FROM READERS: Peninsula Baptist Church in Cooper County restored

Saturday, October 20, 2012 | 9:05 a.m. CDT; updated 3:41 p.m. CDT, Saturday, October 20, 2012
Founders of the Peninsula Baptist Church and Cemetery pose in front of the original church located in Cooper County.

Florence Chesnutt is a painter and a volunteer for the Cooper County Historical Society.

The old white frame Peninsula Baptist Church and Cemetery crown the hilltop at the Blackwater exit off I-70. It dominates the hills and bottom land that are surrounded on three sides by a turn in the Lamine River where it joins the Blackwater River giving the name Peninsula to the area and community.

The newly restored church building was the site of the Oct. 14 Cooper County Historical Society meeting.

President Jeanette Heaton announced her retirement after over eleven years of service to the organization and a new slate of officers were elected: President, Phillip Bechtold; Vice president, Annick Streck; Secretary, Mary Goode; Treasurer, Betty Stegner. New board members Wanda Phillips and Lewis Odneal will join Vicki McCarrell, Charles Goode, Barbara Dahl on the board with Jeanette Heaton filling the unexpired term of Phillip Bechtold.

The program celebrated the restoration of the historic building. Be Weston, Louise Kramel, and Dorothy Alley, provided the history and happenings of the community. Peninsula Church is an example of the many attractive country churches that dot the Cooper County landscape.

The land grants of these early church founders date from 1832 for the Dix, Clark, Marshall, Bridgewater, and Allison families who were the first settlers. Fleming Marshall donated the 2 acre hilltop site for the congregation. Prayer meetings began in 1841 at Dr. Allison's office. More settlers arrived and the cooperation of many talents were required to build and dedicate the church in 1877. In fact so much labor and materials were donated that of the planned budget of $500, two dollars and five cents were left over.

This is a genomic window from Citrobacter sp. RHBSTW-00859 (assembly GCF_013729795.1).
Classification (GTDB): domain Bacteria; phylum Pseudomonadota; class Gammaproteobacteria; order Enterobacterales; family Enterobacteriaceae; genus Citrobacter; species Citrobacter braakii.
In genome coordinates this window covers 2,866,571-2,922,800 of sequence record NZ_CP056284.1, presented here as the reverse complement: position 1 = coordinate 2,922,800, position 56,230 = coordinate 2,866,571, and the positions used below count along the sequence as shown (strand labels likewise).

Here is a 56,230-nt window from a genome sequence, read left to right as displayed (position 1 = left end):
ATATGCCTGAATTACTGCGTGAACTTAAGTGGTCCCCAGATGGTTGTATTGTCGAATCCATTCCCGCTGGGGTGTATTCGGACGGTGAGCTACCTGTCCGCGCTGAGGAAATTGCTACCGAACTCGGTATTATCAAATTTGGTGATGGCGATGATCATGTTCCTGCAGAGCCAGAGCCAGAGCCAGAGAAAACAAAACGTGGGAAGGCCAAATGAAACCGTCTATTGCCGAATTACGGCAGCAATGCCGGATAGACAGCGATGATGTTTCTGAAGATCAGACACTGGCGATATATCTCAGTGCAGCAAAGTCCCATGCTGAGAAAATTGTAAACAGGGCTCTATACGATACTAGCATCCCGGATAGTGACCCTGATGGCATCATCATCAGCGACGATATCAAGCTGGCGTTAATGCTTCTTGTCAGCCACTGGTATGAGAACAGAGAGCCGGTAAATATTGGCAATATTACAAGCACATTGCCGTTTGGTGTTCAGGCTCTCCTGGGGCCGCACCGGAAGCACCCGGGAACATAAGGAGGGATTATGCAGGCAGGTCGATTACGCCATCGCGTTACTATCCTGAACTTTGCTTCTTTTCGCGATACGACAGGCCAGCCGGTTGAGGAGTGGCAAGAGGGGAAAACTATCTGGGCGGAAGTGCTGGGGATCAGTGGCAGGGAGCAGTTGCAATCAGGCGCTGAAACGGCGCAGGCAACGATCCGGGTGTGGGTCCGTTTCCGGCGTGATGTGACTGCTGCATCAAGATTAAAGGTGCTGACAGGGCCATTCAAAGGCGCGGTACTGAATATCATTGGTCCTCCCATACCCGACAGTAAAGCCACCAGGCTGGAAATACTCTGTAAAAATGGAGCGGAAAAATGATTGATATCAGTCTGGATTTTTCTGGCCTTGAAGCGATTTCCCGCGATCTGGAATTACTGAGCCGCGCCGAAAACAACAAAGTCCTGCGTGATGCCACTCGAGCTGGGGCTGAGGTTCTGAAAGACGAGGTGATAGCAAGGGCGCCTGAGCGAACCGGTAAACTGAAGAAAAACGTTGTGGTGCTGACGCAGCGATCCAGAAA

Early churches were typically the steward of behavior on the frontier. Reading the old records it was noticed that a few members had been publicly chastised or dismissed for offenses such as: "revelry," or "walking disorderly","associating with Campbellites," "unchristianlike conduct," or dancing.

When the railroad arrived it crossed the river to the north making Blackwater into an urban center. Then the roads and bridges were improved to accept automobiles; and finally I-70. Peninsula with its orderly cemetery became only a landmark until 2011 when the volunteer spirit again inspired the complete restoration and modernization of the building and grounds. Foundation work, electricity, plumbing, gravestone rehabilitation by Alley and Kramel, interior decoration, fresh varnish for the old pews, were all donated.

Everyone is invited to come to a fundraising chili supper October 26 from 5:30 till 8 PM and "Revelry" is on the menu. The fall view from the hilltop alone is worth the trip.


This story is part of a section of the Missourian called From Readers, which is dedicated to your voices and your stories. We hope you'll consider sharing. Here's how.

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